We just returned from a trip to Portugal, and I am coming back with a renewed love for design and beautiful details.
We love to explore new places, and the places we’ve been have become layers of my own style and my creative work. Even though my personal style may not match every place we visit, I find that I’ve learned to find inspiration from all kinds of beauty.
Chances are you care about pretty spaces if you’re reading this, and maybe you’re even working on updating your own home or trying to define your own style. So here are a few ways to let the places you’ve been (whether near or far) inform your interiors so that you can create spaces that truly reflect your own story and the things you love.
We often ask our clients at the beginning of a project if there are any places they’ve been that inspire them. That could be your grandmother’s kitchen or a beach in Thailand or anything in between. I’d often rather begin the creative process with a photo of a landscape as inspiration than a Pinterest room. Seeing and experiencing new places can give you a “why” behind the things you love.
But what does it look like to travel with anticipation for inspiration? This is what it looks like for me.
- Pay attention to color palettes.
Whether it’s a rugged landscape or a chic hotel, whenever you find yourself in a new space that makes you particularly happy, take stock of the color combinations and tones. You may not be able to recreate a rocky coastline in your living room, but if those natural colors and textures give you a sense of peace, take note.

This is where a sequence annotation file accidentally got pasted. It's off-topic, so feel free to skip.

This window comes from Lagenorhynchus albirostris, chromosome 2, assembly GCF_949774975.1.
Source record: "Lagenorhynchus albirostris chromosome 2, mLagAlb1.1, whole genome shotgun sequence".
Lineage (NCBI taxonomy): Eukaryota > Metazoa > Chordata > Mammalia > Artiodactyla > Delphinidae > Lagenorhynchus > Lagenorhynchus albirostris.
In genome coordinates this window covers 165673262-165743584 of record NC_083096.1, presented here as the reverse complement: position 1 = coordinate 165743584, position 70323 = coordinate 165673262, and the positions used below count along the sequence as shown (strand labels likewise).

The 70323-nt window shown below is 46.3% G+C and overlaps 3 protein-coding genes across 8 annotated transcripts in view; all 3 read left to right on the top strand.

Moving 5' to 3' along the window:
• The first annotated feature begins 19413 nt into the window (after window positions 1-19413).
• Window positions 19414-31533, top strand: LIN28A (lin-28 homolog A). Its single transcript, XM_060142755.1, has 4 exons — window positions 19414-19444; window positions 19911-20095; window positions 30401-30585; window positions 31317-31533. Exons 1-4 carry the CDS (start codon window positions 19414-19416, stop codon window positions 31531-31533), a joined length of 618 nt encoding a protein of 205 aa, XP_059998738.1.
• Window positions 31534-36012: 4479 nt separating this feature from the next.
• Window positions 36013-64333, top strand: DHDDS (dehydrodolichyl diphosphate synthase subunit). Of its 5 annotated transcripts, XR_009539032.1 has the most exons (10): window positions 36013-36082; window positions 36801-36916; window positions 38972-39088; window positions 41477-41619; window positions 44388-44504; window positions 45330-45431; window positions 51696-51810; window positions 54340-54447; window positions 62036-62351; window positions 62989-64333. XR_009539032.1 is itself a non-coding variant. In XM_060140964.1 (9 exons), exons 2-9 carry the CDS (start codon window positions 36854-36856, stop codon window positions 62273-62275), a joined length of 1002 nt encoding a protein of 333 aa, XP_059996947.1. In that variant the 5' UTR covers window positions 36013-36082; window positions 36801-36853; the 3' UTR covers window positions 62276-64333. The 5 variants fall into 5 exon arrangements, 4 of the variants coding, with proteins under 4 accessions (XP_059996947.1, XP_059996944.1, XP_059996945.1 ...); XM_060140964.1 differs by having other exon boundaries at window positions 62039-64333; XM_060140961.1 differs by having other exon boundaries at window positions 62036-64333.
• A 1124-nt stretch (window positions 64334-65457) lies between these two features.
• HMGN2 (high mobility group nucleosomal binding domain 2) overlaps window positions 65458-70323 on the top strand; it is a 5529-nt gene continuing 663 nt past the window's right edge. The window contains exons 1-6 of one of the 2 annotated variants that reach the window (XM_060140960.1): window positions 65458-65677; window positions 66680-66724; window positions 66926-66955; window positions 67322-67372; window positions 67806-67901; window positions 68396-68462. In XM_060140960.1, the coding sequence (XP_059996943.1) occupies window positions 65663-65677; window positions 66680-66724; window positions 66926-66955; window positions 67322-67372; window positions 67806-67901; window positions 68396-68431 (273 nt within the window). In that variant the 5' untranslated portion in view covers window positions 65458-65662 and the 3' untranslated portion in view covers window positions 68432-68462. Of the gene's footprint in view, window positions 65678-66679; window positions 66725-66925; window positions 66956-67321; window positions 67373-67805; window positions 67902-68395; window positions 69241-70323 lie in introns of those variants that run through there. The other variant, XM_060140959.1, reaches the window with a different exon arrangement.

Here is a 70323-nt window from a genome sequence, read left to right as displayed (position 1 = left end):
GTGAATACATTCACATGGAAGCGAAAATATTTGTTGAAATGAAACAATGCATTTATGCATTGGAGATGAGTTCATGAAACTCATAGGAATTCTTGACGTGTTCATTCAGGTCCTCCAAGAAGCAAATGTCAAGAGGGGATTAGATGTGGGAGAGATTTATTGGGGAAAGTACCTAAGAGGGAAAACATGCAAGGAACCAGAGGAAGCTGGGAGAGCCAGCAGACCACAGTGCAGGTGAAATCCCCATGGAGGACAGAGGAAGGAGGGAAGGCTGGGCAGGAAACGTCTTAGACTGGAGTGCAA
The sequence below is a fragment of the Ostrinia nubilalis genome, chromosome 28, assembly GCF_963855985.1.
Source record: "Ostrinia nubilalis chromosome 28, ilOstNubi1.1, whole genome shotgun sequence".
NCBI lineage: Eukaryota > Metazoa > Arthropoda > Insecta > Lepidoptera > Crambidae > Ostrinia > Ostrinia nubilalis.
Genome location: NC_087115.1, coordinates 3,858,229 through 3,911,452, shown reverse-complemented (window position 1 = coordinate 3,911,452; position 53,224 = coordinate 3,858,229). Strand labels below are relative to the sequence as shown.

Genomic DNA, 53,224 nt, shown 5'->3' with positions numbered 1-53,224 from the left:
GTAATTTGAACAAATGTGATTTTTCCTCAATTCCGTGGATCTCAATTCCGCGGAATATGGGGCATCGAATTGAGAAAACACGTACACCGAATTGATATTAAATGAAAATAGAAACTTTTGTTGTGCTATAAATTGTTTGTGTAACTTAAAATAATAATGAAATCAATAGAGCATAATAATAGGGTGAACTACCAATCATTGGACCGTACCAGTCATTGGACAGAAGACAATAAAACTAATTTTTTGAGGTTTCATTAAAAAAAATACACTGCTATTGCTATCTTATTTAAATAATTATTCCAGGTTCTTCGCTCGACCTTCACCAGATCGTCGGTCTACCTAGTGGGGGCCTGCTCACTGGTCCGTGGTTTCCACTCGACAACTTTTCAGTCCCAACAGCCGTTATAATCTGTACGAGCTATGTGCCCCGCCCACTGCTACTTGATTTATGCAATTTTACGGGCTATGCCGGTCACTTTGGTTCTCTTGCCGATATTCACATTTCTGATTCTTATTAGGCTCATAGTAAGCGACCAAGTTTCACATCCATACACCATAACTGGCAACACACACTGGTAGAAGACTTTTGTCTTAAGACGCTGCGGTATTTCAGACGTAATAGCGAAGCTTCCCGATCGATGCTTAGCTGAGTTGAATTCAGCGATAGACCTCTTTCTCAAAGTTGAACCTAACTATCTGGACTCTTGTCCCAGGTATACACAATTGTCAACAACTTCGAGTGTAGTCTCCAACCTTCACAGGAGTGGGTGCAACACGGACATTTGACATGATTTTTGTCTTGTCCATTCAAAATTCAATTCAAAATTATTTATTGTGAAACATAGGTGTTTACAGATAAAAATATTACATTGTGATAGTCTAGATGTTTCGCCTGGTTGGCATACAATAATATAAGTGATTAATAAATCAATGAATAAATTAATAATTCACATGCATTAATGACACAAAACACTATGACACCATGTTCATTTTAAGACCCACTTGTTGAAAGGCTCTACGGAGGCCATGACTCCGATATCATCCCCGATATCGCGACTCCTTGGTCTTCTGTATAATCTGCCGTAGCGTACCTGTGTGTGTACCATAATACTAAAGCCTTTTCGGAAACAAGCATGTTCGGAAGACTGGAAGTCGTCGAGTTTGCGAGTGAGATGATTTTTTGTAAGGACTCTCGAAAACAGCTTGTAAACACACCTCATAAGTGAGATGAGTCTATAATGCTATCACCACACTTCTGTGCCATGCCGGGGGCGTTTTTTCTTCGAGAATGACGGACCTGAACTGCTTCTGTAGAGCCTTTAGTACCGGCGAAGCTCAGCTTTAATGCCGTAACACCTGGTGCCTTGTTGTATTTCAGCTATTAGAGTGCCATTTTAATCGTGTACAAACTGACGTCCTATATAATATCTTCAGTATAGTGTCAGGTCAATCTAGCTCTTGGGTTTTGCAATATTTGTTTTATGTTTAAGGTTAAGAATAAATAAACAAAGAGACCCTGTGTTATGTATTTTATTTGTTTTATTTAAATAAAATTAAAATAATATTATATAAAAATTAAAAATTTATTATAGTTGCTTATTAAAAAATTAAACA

2. Search for small, locally owned antique shops and boutiques wherever you go.
Jeremy and I both find so much inspiration from old, beautiful things. When we are traveling, we generally proceed with caution when it comes to tourist souvenir shops; we prefer to hunt for locally made goods and antiques that tell the local story. Whether we are just visiting family in another state or somewhere in Europe, you can find us in an antique shop, an old bookstore, or an art shop. We talk to the owners and learn about the significance of things, and we try to take home a treasure or two when we can.
3. Pay attention to spacing and layouts in places that feel right—or places that miss the mark.
On our Portugal trip, we stayed in a few hotels and we had an incredible time at all three. However, when we arrived at the third hotel, we couldn’t help but notice that the architecture was on POINT, but the interior design missed the mark in some ways. The lighting layout was “cool” but left lots of dark corners, the furniture placement didn’t function well, the dining chairs were proportioned incorrectly, etc.
I say that not to be critical—because we still had an incredible time and would stay there again. Honestly, I found it a fascinating case study in the importance of details, and I made mental notes to file away.
4. Pay attention to places that make you feel at home and incorporate elements into your own design.
Now while I wish I could transport a hotel concierge and hot prepared breakfast to my every day life, that might not be practical. However, some experiences can be recreated.
Travel has taught us that nothing makes us feel quite as “at home” as the British countryside. Elements of our time spent in the UK have found their way into lots of corners of our own home.
5. Look closely at materials and textures.
It probably goes without saying, but I don’t really want to live in a medieval monastery. I’m sure it was great for the monks, and it’s beautiful to visit, but I don’t think I qualify for the monastic life.
But it was time spent in the cloisters of the cathedral at Evora in Portugal that confirmed for me that I want slate floors in our laundry room. Sometimes it’s one individual texture, material, or design element that will stand out in a space as something you want to recreate. Take pictures of those details and file them away in your memory.
What are some ways that you bring the places you love into your own home? And how do you find inspiration when you travel?
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